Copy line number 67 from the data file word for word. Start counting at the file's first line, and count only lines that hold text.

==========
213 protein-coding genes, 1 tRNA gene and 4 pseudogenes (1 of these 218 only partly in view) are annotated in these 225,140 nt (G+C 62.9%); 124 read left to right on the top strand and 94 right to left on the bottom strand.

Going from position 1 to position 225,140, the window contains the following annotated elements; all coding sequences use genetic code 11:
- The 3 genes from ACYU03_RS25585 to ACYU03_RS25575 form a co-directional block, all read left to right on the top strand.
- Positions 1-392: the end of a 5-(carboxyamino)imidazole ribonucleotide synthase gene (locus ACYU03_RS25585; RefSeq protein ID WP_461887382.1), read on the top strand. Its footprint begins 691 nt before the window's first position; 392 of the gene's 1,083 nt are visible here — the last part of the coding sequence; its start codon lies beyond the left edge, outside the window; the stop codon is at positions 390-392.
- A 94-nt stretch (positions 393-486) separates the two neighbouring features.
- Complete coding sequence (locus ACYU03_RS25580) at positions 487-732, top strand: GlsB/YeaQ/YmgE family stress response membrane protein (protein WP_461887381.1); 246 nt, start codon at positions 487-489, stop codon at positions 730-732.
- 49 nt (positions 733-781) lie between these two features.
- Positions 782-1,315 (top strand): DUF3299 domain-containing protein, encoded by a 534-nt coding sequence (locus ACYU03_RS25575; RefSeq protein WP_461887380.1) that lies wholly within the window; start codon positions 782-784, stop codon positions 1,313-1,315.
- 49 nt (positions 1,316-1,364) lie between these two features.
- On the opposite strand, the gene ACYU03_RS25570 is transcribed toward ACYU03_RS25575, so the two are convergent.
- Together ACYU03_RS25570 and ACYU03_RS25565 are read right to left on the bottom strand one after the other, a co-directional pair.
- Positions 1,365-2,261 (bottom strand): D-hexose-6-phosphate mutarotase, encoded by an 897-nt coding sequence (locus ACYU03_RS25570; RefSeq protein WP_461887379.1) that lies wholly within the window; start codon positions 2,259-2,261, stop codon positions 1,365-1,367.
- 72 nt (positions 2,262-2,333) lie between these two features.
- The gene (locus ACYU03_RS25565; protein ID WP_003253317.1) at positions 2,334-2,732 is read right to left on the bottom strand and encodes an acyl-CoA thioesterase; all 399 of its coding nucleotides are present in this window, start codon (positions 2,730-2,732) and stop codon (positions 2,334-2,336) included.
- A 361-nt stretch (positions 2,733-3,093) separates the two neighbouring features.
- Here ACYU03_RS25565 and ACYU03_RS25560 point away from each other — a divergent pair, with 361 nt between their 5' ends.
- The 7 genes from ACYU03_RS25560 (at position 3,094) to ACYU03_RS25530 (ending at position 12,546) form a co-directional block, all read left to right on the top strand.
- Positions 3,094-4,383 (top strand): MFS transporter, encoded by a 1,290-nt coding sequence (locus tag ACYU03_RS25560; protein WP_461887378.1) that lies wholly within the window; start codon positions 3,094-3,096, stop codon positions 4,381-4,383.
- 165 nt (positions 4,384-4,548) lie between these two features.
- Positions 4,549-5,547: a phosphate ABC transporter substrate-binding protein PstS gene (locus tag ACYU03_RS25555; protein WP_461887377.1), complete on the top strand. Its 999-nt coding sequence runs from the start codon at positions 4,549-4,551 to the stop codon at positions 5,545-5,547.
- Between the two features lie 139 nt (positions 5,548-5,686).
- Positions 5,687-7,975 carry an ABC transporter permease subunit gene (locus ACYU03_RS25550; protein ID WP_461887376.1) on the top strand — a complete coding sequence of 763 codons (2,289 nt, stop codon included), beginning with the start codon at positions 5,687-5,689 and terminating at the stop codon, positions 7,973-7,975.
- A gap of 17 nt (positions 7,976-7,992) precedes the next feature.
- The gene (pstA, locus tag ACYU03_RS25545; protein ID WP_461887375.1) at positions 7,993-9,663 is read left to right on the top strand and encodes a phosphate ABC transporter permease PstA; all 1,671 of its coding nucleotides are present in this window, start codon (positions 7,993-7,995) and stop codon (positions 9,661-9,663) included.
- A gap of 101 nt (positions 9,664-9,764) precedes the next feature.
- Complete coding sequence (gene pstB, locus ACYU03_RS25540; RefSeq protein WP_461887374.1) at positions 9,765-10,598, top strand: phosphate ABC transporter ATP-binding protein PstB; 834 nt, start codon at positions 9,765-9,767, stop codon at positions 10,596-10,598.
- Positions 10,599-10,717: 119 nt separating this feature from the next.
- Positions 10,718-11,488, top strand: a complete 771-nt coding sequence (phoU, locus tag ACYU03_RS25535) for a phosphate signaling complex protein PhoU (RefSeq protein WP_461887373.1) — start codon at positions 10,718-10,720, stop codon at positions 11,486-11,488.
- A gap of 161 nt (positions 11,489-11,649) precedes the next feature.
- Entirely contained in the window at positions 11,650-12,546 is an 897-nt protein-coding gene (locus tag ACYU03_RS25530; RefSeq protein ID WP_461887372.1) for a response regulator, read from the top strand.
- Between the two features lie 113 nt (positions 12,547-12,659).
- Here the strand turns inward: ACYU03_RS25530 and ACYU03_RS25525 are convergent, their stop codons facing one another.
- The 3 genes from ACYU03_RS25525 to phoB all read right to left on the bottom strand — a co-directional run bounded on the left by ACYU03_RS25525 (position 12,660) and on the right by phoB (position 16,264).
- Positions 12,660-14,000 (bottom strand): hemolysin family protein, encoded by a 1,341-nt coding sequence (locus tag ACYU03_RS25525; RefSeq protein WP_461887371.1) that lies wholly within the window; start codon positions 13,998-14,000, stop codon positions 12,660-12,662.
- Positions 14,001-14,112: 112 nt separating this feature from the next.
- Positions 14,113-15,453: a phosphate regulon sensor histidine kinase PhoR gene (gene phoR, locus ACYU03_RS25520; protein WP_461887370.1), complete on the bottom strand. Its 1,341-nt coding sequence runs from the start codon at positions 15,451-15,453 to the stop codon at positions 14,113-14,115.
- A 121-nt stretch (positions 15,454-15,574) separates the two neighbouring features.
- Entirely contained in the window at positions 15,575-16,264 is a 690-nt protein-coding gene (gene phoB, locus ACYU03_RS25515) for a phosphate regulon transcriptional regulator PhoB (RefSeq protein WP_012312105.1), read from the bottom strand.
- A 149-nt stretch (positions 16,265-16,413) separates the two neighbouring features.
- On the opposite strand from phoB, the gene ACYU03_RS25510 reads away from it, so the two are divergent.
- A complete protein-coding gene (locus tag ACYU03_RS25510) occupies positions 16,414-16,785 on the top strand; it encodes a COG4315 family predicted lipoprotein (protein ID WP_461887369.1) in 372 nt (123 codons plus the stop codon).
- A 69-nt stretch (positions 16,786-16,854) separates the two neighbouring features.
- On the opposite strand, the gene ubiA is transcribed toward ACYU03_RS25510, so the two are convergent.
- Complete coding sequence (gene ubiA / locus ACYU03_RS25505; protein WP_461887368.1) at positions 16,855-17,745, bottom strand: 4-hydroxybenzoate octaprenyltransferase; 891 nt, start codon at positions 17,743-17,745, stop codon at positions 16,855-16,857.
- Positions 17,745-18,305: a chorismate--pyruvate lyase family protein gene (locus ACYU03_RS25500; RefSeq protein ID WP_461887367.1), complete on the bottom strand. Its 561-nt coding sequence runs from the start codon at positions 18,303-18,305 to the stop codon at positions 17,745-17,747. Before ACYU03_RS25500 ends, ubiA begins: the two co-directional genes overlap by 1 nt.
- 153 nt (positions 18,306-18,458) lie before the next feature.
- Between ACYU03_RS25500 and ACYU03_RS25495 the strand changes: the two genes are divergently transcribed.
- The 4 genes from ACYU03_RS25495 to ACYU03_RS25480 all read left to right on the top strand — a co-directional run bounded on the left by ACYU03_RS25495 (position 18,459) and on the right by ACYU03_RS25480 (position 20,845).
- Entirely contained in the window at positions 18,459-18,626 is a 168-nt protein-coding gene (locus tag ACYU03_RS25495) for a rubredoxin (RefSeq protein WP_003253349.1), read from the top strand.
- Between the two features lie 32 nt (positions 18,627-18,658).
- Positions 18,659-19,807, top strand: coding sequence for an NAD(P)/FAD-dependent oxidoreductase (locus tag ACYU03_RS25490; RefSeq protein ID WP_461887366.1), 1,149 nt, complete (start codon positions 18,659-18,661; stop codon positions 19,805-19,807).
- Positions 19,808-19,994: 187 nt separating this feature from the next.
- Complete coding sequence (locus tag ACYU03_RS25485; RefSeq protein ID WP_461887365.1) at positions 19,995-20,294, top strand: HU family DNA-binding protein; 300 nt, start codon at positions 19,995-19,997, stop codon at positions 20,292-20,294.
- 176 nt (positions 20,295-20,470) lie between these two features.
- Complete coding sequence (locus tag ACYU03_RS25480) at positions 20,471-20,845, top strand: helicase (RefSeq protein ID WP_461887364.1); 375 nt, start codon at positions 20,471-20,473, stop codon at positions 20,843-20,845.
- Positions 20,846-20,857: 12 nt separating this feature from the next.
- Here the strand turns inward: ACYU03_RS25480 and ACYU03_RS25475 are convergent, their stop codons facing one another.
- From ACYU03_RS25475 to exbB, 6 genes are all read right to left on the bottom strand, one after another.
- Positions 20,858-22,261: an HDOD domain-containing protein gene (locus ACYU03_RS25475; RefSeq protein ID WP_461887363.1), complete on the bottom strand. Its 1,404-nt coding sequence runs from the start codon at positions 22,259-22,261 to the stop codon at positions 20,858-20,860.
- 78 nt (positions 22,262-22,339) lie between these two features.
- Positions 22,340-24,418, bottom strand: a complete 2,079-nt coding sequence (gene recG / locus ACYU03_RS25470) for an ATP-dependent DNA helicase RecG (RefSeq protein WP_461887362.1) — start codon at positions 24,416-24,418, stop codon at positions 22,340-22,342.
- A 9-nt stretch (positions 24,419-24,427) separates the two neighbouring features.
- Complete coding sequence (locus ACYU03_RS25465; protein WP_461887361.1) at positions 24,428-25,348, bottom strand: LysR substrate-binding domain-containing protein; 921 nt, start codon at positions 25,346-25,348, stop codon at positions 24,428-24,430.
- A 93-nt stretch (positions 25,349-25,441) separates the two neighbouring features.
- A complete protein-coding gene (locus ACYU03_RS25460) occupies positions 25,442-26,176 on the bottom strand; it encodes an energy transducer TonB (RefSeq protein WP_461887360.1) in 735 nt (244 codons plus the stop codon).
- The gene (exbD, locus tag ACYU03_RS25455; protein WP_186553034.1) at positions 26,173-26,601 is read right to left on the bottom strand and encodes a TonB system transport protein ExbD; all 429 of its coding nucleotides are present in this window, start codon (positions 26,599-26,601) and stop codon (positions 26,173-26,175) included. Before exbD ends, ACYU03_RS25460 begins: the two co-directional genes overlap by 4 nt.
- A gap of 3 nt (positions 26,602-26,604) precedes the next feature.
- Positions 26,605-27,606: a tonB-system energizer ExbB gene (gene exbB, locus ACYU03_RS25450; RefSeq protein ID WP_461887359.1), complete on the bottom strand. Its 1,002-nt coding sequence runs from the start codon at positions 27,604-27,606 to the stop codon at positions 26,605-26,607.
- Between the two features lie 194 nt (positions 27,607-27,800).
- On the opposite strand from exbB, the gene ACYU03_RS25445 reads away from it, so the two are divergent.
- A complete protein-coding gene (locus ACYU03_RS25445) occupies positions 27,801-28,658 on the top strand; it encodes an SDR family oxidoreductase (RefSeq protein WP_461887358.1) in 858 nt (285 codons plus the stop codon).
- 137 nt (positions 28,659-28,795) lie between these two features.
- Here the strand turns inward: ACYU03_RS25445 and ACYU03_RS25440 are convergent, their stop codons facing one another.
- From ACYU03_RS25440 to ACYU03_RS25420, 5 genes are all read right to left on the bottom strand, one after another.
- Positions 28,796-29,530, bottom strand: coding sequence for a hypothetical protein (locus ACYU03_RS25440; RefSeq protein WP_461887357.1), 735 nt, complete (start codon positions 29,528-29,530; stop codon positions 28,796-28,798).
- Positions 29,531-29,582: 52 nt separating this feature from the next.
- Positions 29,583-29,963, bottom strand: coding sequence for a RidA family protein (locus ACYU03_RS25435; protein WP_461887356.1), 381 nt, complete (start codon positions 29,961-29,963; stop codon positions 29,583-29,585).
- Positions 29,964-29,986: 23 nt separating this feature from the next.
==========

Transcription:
- A gap of 3 nt (positions 26,602-26,604) precedes the next feature.